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Boy Scouts of America seeks to reverse order to release sex abuse files

A Santa Barbara judge's order pertains to 20 years' worth of confidential files detailing allegations of abuse by troop leaders and others. The Scouts filed a writ with an appellate court to reverse the ruling.

April 27, 2012|By Kim Christensen, Los Angeles Times

The Boy Scouts of America is seeking to reverse a Santa Barbara judge's order to release 20 years' worth of confidential files detailing allegations of sexual abuse by troop leaders and others within its ranks.

Lawyers for a former Scout, who was 13 when a volunteer leader sexually abused him in late 2007, contend the files will expose a "culture of hidden sexual abuse" in the organization and its failure to warn boys and their parents about "pedophilic wolves."

The negligence suit alleges that a local Scout executive tried to talk the boy's mother out of reporting the crime to police and cites that as an example of a longstanding effort to conceal widespread abuse in Scouting.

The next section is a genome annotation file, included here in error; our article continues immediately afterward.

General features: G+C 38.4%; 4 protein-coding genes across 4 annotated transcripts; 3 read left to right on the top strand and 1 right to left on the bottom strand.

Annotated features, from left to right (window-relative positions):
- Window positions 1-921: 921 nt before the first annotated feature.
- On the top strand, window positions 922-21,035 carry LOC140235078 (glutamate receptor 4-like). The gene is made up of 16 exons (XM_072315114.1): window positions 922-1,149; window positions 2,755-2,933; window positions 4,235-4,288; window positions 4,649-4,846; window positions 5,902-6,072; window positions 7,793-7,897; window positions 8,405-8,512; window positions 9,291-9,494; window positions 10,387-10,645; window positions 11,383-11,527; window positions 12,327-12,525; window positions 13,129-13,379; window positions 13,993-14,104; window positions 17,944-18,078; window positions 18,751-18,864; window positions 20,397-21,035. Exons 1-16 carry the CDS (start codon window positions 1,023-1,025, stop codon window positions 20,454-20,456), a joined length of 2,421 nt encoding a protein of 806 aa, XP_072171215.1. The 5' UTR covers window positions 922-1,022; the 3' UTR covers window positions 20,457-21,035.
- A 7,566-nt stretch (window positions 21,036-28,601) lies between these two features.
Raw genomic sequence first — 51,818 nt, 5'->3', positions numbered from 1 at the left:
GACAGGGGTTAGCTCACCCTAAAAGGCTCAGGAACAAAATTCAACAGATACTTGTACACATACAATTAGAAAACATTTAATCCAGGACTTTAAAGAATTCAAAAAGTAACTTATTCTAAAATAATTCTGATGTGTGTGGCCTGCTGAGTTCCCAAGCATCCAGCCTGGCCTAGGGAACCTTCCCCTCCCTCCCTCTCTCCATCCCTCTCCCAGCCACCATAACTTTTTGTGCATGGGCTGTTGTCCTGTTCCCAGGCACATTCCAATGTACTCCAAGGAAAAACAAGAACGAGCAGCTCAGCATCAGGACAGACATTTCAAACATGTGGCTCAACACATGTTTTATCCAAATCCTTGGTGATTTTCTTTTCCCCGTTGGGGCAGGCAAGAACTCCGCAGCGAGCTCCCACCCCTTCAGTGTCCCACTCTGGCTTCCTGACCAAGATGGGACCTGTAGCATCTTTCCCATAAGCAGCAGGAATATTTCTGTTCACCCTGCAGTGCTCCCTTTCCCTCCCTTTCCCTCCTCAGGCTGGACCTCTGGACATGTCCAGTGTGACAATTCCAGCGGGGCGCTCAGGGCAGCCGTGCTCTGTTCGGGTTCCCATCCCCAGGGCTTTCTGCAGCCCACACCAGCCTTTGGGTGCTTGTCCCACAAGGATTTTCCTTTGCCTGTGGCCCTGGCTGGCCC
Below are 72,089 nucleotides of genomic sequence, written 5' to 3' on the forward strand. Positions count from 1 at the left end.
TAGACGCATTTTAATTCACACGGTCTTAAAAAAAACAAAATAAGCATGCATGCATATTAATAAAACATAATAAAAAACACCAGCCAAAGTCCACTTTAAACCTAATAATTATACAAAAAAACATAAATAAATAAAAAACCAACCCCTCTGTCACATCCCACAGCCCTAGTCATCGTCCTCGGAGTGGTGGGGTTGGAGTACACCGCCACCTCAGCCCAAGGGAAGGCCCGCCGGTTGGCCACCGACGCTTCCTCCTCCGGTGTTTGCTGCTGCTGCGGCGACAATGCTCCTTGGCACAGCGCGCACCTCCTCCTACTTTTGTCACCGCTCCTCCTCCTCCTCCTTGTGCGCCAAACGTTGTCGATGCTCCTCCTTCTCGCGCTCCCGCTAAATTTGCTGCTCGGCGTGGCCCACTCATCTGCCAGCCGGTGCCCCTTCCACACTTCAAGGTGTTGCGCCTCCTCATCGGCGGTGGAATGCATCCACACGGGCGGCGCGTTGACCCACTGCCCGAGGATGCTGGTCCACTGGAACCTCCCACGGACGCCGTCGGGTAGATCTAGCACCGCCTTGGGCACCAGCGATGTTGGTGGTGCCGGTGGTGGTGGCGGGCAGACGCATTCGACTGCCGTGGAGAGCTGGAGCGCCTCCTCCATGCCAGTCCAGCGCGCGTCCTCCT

The Scouts deny the allegations and say the so-called ineligible volunteer files are intended to keep suspected molesters and others accused of wrongdoing out of Scouting. They contend the records must remain confidential to protect the privacy of victims and those who report suspected abuse. Also, they say, many of the allegations are unproven.

"The confidentiality of the files encourages prompt reporting of questionable behavior, removes the fear of retaliation and ensures reporters, victims and their families the privacy they deserve," spokesman Deron Smith said Thursday.

In a writ filed this week with the California 2nd District Court of Appeal, the Scouts seek to reverse a ruling by Santa Barbara County Superior Court Judge Donna Geck, who in January ordered all files dating to 1991 turned over to the boy's lawyers but not made public. She has since set a May 9 deadline to do that.

Timothy Hale, the family's lawyer, said the Scouts' effort to quash Geck's order has less to do with privacy rights than with protecting the image of one of the nation's oldest youth organizations.

"The writ is really about one thing: preserving BSA's child-endangering policy of secrecy," he said.

kim.christensen@latimes.com

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